So now we come to the issue for Arch.  Eric Beggers, a kernel contributor employed by Google, submitted a patch) for kernel 4.17 that includes support for Speck-128 in dm-crypt and fscrypt.  His stated reasoning) seems to primarily focus on the speed aspect, saying that Google (or at least he) thinks it should be in there to allow low-end processors (such as ARMv7, which doesn't have built-in crypto) to have a viable way to use an encrypted file system.  His initial responses to pushback are surprisingly condescending), and basically accuse critics of being inherently biased against the NSA while also arguing that "some encryption is better than no encryption."  There's more technical detail later in the thread, but it still basically comes down to "something is better than nothing" (and he never does provide a good explanation for why the patch includes Speck-64, despite saying outright that a 128-bit key is the minimum).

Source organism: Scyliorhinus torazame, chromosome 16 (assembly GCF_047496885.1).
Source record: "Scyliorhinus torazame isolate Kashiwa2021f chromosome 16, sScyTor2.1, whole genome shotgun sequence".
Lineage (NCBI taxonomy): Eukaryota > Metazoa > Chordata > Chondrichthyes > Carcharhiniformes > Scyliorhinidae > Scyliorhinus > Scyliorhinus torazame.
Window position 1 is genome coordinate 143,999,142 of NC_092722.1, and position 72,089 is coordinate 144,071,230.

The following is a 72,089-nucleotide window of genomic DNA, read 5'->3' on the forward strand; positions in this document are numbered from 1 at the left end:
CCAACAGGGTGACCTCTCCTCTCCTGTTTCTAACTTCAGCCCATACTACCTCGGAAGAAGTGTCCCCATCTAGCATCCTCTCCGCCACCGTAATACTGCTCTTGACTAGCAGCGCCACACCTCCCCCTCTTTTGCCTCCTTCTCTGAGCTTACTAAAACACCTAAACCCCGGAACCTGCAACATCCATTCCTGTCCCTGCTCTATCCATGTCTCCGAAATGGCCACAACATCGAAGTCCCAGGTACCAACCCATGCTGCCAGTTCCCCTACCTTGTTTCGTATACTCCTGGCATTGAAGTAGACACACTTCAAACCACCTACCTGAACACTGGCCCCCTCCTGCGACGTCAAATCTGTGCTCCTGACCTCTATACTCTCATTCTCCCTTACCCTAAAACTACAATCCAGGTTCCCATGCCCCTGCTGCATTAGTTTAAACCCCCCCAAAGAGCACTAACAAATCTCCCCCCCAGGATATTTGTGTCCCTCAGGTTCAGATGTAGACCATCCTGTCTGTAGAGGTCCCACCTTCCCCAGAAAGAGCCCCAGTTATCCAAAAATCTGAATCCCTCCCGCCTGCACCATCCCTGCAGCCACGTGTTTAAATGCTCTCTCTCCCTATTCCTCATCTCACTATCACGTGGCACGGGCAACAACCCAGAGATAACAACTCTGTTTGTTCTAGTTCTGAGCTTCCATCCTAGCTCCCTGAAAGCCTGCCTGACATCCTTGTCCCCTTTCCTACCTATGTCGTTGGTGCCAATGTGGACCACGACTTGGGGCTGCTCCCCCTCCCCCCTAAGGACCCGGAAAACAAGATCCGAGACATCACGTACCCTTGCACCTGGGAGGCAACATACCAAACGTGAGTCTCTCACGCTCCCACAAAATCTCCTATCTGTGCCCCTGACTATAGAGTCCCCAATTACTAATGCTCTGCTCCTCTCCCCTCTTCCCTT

This obviously doesn't have a ton of relevence to Arch, but again I wanted to give context.  And, I think this further supports my argument that Speck should be disabled in Arch's version of the kernel.  If it's a questionable algorithm (which it is, both in provenance and cryptanalysis) and it's designed for low-end hardware that isn't generally what people use Arch for, I don't think there's a reason to include it.  Arch has a reputation as a tech-savvy distro, and every distro that accepts Speck is one more little bit of legitimacy for it that has not, from what I can tell, been earned.